Talk:Georgi Plekhanov

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How did he die? cun 11:54, 8 Apr 2005 (UTC)

Plekhanov vs. Lenin[edit]

Plekhanov initially supported Lenin at the second Congress of the Russian Social Democratic Labour Party in 1903, which saw the emergence of the Bolshevik and Menshevik factions. It was only afterwards that he came to believe that he had been present at the birth of a form of Russian Jacobinism, which for him presented the greatest danger to the progressive and Marxist path.

To understand Plekhanov's thought we have to go right back to his early political activities, all the way to Narodnik populism, a movement of intellectuals who believed that socialism would come to Russia on the backs of the peasants. The Narodniks came to the Russian countryside with the aim of educating the peasantry into a consciousness of both their power and their historical mission. Originally peaceful and didactic in purpose, the movement split in 1879 into two wings: the propagandists or Chorny Peredel (Black Reparation), and the terrorists or Narodnaya Volya (People's Will). The leaders of Narodnaya Volya, impatient with the slow rate of progress being made among the peasants, decided that it was necessary 'to give history a push.' Reacting against this, and against self-defeating terrorism, Plekhanov turned towards Marxism, as an explanation and a solution.

Marxism led Plekhanov away from peasant populism, to a belief that the development of new forms of capitalist production in Russia offered the only way forward, through bourgeoise liberalism to working-class socialism. History, in other words, had to move through distinct stages, and in accordance with a given set of economic laws. It could not be circumvented; it could not be 'pushed.' After 1903, with Lenin taking on something of the old Narodnaya Volya mantel, Plekhanov saw in him the making of a Russian Robespierre. He was also alarmed by the intransigence and intolerance of Leninist politics, going so far as to say that if Marx and Engels attended a Bolshevik meeting they would be attacked for their moderation. Leninism was based not on a broad-based movement of the working-class, but on a narrow and conspiratorial elite. Plekhanov attacked Lenin in the Socialist press, calling him an 'autocrat' who aimed at 'buraucratic centralism.' He further argued that Lenin's belief in a revolutuionary coup d'etat was a destructive fantasy, one that was essentially anti-Marxist.

After 1909 Plekhanov began to give shape to his ideas in his History of Russian Social Thought, unfinished at the time of his death in 1918. In essence, this was a warning to all Russian Marxists what would happen if any attempt was made to circumvent 'the iron law of history.' In Russia feudalism had developed along quite different lines from western Europe, and the dominant agency was always the state. Classes, even the aristocracy, stood in a relationship of dependence to a centralising autocracy. Bit by bit economic transformation, including the introduction of industrial capitalism, was changing the nature of Russian society; but the state remained very strong, poised between a 'western' and progressive future and a reactionary and 'oriental' past. The only way to break the power of Russian absolutism was to allow the development of a new European-style bourgeoisie. Capitalism, in other words, had to come before socialism.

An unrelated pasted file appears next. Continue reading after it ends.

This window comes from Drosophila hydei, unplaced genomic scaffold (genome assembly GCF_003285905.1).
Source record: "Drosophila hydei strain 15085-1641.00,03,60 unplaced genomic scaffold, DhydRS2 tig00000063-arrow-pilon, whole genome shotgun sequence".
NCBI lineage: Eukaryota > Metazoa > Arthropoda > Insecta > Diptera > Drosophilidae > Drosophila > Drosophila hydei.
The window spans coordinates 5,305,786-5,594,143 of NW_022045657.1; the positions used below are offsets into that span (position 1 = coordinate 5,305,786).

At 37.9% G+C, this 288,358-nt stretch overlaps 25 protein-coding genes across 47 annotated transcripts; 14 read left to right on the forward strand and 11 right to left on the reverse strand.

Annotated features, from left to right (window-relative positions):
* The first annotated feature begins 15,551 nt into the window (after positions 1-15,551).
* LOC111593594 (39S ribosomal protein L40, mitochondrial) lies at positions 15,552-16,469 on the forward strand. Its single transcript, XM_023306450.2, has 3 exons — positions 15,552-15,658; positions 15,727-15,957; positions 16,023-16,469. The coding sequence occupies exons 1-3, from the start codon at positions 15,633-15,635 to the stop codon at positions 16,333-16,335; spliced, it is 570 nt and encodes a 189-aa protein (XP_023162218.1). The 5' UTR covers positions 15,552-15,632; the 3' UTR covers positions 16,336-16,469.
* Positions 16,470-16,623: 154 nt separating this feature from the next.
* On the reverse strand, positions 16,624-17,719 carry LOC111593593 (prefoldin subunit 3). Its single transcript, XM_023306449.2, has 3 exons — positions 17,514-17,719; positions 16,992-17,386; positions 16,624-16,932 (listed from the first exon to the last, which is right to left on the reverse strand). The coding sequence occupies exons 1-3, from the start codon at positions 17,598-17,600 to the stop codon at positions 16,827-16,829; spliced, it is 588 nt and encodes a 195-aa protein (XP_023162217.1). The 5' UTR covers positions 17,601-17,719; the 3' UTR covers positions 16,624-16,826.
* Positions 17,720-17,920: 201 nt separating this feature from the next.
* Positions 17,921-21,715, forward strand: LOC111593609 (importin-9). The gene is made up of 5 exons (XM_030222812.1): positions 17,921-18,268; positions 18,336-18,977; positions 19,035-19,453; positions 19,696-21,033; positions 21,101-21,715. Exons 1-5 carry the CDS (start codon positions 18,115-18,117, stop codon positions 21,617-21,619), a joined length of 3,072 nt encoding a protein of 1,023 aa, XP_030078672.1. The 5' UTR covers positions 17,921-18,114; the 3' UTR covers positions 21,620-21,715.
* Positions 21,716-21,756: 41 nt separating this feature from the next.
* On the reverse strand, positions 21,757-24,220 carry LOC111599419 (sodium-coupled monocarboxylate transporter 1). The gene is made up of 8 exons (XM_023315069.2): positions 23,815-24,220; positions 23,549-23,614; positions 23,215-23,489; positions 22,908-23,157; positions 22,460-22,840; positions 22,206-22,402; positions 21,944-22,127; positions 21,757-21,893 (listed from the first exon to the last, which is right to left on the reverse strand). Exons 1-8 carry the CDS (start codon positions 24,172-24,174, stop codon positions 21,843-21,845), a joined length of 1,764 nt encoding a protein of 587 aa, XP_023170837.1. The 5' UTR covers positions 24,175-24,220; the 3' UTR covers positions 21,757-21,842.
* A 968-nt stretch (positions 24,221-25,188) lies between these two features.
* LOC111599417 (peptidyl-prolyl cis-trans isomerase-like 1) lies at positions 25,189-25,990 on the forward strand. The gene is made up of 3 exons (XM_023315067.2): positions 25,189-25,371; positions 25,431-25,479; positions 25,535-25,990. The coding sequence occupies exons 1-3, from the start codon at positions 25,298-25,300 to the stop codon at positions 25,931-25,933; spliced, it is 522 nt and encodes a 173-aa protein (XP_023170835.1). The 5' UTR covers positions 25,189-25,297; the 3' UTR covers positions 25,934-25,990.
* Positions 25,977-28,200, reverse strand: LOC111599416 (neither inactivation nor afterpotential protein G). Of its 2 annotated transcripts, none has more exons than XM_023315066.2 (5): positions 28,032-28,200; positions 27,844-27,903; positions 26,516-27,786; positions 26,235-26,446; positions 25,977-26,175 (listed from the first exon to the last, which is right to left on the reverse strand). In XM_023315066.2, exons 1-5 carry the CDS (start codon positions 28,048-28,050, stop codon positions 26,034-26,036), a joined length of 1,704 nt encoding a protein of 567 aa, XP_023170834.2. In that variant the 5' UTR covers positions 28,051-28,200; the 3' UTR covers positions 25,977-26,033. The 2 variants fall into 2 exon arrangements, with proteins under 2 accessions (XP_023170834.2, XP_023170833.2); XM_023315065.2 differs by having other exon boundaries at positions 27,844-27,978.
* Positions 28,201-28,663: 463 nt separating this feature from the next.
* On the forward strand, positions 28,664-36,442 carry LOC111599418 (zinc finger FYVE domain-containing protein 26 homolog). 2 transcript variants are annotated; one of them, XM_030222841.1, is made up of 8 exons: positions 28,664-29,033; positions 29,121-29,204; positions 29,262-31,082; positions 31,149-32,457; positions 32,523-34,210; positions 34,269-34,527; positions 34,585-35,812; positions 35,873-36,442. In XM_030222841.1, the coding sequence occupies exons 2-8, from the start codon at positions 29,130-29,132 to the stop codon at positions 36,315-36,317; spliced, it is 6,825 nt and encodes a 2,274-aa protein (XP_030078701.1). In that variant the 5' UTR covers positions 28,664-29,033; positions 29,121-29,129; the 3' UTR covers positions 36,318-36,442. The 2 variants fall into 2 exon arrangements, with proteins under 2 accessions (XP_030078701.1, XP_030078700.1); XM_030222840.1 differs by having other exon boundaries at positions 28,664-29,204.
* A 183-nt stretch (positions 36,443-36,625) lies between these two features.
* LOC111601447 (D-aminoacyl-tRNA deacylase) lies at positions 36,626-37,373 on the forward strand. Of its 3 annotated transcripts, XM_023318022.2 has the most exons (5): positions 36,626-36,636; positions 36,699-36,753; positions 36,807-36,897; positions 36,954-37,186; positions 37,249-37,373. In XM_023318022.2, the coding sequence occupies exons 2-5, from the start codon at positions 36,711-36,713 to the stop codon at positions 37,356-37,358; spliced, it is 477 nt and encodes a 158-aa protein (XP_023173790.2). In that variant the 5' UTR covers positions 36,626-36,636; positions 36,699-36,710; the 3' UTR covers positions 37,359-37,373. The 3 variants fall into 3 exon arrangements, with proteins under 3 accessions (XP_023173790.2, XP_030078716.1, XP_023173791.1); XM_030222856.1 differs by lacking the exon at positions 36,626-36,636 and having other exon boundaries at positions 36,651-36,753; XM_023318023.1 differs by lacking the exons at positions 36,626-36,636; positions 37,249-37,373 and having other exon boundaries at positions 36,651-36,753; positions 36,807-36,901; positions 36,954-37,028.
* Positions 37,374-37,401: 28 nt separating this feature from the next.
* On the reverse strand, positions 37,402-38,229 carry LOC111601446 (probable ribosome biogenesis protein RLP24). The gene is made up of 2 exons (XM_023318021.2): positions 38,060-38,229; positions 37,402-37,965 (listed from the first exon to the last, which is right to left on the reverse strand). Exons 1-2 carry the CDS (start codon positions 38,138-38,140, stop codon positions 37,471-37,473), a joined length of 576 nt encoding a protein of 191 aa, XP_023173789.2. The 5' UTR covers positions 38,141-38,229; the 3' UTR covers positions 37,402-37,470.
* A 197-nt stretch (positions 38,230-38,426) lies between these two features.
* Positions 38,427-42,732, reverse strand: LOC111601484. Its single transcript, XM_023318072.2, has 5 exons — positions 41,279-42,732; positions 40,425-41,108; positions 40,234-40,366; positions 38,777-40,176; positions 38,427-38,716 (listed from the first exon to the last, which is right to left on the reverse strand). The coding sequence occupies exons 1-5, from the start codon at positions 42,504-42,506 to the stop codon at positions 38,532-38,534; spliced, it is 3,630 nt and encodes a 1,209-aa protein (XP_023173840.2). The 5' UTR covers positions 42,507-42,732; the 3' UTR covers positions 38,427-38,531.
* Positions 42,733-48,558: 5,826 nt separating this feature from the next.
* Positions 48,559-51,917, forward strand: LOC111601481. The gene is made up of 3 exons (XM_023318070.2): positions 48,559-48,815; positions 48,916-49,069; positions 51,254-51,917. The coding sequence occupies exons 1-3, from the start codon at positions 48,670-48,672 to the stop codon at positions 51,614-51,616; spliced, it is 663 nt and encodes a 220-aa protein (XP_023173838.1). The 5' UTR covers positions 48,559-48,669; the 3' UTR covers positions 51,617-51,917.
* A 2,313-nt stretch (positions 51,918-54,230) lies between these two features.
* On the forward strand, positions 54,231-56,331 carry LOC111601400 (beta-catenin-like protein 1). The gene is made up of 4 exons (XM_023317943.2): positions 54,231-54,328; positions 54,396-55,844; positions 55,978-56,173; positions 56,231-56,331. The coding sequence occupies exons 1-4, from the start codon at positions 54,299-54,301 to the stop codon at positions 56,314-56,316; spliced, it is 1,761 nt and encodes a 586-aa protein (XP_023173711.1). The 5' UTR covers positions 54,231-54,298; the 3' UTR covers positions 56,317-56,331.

His great fear was the Bolshevism, by ignoring the weakness of class development in Russia, would, in a premature seizure of power, merely inherit ancient and coercive forms of state authority. This was not a road to the future, but a retreat to the past; to new forms of oriental despotism; to a new and more terrible style of Tsarism. Clio the Muse 03:05, 3 July 2007 (UTC)

Plekhanov did not oppose Bolshevism worrying about "coercive forms of state authority," but because they were skipping Marx's two-stage theory of revolution, the first stage being the establishment of a bourgeois parliament, which would grant political rights for workers and allow the building of a revolutionary class conscious, etc. You seem to introduce "coercive" thing in order to anarchize him. Plekhanov was prolific in his assaults on anarchist squeamishness about authority. AECwriter 05:19, 2 March 2017 (UTC) — Preceding unsigned comment added by Aecwriter (talkcontribs)